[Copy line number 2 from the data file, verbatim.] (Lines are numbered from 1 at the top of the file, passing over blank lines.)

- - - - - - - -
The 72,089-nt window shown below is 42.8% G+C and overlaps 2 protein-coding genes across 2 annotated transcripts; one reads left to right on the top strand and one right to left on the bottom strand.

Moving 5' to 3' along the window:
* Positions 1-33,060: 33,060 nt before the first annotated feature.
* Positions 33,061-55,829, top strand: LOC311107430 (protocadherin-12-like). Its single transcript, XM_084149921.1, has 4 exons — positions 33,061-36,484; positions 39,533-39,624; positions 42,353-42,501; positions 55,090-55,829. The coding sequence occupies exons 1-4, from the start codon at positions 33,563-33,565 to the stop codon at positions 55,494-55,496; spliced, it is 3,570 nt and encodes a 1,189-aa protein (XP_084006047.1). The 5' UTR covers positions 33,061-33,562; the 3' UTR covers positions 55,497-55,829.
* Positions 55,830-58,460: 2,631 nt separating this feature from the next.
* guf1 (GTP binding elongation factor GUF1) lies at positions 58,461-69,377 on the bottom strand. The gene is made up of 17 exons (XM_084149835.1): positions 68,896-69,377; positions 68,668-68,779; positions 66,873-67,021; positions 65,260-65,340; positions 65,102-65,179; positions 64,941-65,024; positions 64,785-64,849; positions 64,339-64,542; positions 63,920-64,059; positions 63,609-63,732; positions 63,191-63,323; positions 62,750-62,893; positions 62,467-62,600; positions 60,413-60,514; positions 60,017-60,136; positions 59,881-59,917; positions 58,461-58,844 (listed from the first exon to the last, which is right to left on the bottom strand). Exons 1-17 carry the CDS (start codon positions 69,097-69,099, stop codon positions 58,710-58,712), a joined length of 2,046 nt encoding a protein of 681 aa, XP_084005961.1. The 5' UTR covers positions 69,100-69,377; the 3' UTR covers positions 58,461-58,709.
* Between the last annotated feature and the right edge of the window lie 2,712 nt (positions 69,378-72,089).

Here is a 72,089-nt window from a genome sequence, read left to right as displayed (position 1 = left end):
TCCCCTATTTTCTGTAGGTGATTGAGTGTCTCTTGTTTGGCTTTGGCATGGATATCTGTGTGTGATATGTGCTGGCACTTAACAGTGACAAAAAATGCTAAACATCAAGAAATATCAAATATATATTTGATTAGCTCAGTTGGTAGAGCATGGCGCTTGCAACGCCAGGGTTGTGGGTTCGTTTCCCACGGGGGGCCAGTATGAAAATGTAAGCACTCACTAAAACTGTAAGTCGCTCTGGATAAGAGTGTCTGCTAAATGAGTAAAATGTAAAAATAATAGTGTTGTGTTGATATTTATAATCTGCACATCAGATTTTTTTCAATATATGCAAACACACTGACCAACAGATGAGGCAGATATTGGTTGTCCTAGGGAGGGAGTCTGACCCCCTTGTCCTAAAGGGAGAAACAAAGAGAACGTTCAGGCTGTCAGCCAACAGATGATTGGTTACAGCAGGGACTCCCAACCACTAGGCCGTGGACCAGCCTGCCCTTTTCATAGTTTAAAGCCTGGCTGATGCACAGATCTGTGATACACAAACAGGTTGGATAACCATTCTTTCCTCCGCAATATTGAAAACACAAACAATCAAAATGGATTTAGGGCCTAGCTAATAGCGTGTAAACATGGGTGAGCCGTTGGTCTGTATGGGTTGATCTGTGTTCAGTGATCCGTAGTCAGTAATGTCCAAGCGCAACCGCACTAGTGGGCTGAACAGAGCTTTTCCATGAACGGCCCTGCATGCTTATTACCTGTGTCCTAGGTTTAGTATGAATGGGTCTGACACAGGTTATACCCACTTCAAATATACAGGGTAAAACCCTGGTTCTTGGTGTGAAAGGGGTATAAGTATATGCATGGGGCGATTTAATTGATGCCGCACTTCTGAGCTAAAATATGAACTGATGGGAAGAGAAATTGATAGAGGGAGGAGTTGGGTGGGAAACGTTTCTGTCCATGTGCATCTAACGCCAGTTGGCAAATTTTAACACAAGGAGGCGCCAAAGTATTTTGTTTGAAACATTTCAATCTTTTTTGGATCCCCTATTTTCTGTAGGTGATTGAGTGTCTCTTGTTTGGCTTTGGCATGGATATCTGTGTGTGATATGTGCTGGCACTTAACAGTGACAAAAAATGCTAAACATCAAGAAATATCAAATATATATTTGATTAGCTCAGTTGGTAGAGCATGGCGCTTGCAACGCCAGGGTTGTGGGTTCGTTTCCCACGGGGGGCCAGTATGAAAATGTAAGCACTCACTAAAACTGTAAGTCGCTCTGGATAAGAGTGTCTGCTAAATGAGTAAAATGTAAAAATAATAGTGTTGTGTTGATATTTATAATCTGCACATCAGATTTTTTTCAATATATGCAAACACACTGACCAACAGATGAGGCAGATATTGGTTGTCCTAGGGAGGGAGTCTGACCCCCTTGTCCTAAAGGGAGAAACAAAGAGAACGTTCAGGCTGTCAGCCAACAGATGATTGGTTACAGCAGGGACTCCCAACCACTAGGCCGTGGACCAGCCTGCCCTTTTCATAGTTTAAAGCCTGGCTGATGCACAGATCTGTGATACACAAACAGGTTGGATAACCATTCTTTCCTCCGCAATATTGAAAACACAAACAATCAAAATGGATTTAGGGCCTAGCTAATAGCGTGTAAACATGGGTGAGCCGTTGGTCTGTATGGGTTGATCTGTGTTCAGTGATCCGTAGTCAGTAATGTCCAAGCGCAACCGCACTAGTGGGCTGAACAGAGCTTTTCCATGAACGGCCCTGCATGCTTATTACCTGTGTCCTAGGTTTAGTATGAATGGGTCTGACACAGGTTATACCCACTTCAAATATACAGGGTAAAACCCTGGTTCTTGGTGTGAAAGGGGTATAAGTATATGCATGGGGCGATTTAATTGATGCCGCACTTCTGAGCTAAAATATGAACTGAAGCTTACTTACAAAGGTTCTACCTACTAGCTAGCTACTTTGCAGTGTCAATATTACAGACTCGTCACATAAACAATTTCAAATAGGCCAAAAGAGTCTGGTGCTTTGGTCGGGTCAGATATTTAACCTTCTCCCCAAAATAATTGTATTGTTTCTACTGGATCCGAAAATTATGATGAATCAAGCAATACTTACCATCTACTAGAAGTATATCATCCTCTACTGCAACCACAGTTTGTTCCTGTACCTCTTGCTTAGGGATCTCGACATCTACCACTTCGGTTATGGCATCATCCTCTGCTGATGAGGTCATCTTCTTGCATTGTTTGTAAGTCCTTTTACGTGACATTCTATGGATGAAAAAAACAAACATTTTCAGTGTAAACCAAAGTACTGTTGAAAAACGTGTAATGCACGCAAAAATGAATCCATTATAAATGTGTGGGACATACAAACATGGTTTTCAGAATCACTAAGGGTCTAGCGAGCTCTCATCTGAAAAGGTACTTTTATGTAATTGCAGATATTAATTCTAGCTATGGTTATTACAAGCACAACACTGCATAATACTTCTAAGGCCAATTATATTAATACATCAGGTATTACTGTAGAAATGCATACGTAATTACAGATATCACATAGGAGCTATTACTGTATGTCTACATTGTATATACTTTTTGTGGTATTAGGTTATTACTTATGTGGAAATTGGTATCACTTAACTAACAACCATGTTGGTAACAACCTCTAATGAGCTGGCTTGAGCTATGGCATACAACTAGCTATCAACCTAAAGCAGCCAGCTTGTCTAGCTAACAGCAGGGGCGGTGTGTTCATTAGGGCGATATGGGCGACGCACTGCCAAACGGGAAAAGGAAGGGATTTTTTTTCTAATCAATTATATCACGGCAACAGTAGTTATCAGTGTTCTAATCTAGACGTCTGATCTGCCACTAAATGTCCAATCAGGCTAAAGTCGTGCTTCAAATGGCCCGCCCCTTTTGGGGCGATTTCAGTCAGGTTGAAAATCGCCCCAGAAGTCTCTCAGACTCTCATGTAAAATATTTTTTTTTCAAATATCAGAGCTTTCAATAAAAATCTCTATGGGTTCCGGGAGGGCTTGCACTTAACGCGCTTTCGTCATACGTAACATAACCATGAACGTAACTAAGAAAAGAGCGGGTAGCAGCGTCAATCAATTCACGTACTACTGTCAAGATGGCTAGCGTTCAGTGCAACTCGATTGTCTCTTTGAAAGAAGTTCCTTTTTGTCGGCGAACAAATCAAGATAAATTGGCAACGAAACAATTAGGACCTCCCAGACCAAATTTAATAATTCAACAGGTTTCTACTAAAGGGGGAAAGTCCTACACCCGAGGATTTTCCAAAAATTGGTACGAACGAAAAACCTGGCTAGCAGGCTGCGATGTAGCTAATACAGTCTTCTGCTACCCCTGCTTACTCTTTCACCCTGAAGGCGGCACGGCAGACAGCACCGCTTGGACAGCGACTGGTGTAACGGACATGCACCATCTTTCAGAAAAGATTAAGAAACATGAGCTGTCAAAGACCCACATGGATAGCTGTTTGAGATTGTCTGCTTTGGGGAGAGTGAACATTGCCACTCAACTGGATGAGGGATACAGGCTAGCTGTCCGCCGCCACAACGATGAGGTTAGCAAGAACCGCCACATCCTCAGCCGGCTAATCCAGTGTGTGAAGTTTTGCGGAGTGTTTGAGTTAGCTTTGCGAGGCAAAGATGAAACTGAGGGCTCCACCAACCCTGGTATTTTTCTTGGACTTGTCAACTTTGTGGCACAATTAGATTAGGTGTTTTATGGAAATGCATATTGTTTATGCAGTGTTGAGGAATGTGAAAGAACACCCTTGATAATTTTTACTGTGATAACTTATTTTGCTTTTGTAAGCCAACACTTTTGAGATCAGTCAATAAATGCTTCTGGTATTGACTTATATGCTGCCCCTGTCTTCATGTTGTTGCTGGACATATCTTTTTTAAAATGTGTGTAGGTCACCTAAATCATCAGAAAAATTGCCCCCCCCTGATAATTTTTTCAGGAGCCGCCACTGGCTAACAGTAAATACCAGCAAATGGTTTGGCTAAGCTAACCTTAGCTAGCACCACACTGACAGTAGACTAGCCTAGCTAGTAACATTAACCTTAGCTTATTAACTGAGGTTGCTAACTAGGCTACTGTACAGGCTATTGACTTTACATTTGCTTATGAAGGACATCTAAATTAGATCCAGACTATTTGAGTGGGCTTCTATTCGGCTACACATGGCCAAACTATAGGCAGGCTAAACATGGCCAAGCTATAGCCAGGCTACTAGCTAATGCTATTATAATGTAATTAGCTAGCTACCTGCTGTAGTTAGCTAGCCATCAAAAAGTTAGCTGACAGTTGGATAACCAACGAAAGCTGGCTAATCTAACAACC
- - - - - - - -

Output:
Moving 5' to 3' along the window: